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Now the album is out, is there a sense of fulfilment or still a craving to continue?
I think if there was a fulfilment it's the completion of the songs. And now that it's out, I am looking forward to writing new songs. Most of these songs are already kind of old to me. I wish i could crank out a record in two weeks like some bands did in the 60s because years between records doesn't really make sense to me.

What perfect conditions should the listener be in for this audio experience?
First, prepare some sandalwood incense in the early or late evening hours, just as long as the sun is down. Set the lights to a nice orange rosy glow, and put on your best pair of headphones.

How does the process feel this time to the previous release?
The last album was more story based and I kept the songs relatively concise. In this album I let the songs breathe a little bit more and I got a bit more adventurous with the music and arrangements. Part of this was a result of collaborating with my friend and co-producer David Hopkins. Our common ground and influences like Pink Floyd to Mahavishnu Orchestra, The Beatles, Led Zeppelin, is where we came together, and we tried to inject a little bit of those kinds of influences in the album. This was a much different approach to the more singer/songwriter style of my first record.

How does it feel being the focal point of a release?
This release is a small self-funded independent project. Relatively it has zero focus compared to the media attention that is given to The Killers' releases. It's barely a blip on the radar, and not even worth comparing.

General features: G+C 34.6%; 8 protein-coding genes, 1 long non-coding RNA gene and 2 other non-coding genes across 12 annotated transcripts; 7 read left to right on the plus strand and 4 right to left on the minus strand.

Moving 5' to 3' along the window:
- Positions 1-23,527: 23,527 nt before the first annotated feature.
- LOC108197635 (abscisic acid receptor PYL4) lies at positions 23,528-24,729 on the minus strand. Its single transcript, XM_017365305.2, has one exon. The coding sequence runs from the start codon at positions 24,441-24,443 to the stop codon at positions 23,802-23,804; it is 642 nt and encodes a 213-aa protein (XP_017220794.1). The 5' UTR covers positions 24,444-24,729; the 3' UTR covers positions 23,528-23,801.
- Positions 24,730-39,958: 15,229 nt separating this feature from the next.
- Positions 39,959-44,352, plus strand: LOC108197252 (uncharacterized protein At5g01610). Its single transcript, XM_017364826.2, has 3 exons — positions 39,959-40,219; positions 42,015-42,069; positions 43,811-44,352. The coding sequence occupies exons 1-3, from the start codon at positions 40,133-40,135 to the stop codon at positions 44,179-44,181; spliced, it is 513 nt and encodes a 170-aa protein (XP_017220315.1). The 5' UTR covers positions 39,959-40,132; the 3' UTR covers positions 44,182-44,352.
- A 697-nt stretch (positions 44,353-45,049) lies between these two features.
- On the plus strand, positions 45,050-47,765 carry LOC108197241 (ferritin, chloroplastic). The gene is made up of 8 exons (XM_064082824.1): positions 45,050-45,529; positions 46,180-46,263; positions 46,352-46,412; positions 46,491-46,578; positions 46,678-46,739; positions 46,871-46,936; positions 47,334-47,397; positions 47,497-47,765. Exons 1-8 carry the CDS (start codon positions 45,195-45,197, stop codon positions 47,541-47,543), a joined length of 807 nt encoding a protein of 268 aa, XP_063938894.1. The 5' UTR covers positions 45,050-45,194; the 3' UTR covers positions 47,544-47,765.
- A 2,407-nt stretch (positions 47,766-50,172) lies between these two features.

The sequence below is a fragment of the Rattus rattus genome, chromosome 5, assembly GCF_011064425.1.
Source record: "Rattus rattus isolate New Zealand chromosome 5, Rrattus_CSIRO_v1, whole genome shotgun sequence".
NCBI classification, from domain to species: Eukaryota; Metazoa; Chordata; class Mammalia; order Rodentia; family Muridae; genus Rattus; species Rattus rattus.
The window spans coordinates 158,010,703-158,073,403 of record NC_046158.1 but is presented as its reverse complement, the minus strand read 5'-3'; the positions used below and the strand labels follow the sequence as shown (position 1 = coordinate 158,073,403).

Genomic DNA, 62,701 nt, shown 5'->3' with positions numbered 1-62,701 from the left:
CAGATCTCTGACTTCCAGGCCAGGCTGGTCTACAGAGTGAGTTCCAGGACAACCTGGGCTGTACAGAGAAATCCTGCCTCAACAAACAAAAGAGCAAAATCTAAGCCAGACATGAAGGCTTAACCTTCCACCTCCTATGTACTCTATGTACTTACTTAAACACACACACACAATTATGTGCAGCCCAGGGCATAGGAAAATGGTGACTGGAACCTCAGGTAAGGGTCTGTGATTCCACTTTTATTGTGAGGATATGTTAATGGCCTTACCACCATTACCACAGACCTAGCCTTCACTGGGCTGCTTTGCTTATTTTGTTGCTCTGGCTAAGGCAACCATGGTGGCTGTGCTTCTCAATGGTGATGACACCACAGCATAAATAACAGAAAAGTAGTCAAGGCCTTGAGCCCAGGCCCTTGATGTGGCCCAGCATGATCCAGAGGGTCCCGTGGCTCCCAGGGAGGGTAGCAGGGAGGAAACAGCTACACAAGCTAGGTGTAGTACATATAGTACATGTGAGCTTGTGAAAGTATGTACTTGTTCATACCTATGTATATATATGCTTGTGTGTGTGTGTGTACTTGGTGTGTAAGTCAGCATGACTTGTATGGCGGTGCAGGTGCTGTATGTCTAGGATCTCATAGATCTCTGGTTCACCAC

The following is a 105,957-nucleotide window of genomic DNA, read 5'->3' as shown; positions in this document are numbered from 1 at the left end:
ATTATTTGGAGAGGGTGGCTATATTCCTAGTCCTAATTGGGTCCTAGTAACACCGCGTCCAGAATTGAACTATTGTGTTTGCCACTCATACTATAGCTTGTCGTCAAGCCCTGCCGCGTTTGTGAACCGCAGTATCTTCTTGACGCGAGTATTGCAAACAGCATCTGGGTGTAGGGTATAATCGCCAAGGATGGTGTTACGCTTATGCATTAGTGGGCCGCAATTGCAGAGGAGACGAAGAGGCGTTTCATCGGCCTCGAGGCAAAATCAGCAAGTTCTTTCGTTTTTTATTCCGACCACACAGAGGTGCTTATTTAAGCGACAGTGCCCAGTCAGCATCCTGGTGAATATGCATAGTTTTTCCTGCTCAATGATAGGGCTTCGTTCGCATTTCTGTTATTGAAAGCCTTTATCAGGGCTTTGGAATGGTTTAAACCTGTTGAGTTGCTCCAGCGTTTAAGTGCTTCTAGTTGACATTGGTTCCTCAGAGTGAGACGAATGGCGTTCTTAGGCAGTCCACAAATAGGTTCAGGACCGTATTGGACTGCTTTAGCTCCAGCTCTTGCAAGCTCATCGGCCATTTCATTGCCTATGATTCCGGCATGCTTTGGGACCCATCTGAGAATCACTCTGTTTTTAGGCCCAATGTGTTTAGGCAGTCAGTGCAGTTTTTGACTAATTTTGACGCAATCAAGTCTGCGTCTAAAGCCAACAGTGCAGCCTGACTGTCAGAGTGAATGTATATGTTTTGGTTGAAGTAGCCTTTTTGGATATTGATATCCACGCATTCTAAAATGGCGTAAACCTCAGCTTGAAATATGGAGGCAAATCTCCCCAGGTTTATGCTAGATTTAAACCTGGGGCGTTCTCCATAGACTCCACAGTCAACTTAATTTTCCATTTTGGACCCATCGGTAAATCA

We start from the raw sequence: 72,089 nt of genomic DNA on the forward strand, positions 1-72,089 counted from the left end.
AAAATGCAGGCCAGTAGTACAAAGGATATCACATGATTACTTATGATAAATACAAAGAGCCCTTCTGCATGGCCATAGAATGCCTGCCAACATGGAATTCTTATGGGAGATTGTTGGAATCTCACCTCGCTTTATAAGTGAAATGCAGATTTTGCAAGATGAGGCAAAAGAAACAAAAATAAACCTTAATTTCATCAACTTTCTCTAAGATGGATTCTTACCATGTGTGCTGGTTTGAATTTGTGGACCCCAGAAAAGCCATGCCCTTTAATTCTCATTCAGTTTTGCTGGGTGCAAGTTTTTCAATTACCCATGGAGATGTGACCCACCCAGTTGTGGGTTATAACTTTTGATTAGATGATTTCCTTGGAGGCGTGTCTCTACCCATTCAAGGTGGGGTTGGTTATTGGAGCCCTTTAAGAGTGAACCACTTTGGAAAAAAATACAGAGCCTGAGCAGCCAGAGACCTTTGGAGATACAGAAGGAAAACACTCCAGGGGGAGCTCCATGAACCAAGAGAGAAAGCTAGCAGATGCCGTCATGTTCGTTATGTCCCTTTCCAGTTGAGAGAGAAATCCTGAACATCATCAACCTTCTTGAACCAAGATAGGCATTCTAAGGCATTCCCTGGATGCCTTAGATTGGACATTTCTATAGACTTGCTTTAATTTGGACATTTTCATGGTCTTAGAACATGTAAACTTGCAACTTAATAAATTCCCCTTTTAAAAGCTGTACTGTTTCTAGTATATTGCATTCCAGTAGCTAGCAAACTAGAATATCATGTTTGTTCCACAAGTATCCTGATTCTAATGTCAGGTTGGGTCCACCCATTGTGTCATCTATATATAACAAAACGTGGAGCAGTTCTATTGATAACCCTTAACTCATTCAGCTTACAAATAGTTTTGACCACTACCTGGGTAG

As a music fan, do you think the album experience as a whole is something that is becoming rarer?
I think just by nature the way that people listen to music makes the album experience becoming rarer. If you're listening to an album out of your phone and on Facebook at the same time while responding to a text message and getting notifications from your favourite app at the same time it's hard to compare this with the days of album rock and the bedroom headphone experience. This is not necessarily a negative thing. It's just the way it is. Nothing stays the same. Everything changes. Really, it's the artist's job to be able to adapt to these changes.

How do you feel the world seems now compared to when you first started back in 2002, is there any reflection upon this in ‘Dark Arts’?
Back in 2002 I didn't even own a mobile phone. I went around the word for the first time with a disposable camera, and took some pretty good pictures. I lost this camera. Now I have thousands of photos on my hone, that I hardly ever look at. And every time I lose a phone, I lose these photos with them. Yes, I know there's this thing they call the cloud, but it doesn't seem to work. Maybe it does. I don't know, I'm old.
I would say that there is some reflection on the times. I think it's hard not to reflect on the times. As a songwriter or a person who makes anything creative, whether you like it or not, the spirit of the times will come through in its own way.

What does the future hold for you?
No one really knows. I try my best to think about today, tomorrow, and nothing further. I've learned this from someone else who learned it from a wise man.

Mark Stoermer’s album ‘Dark Arts’ is out now.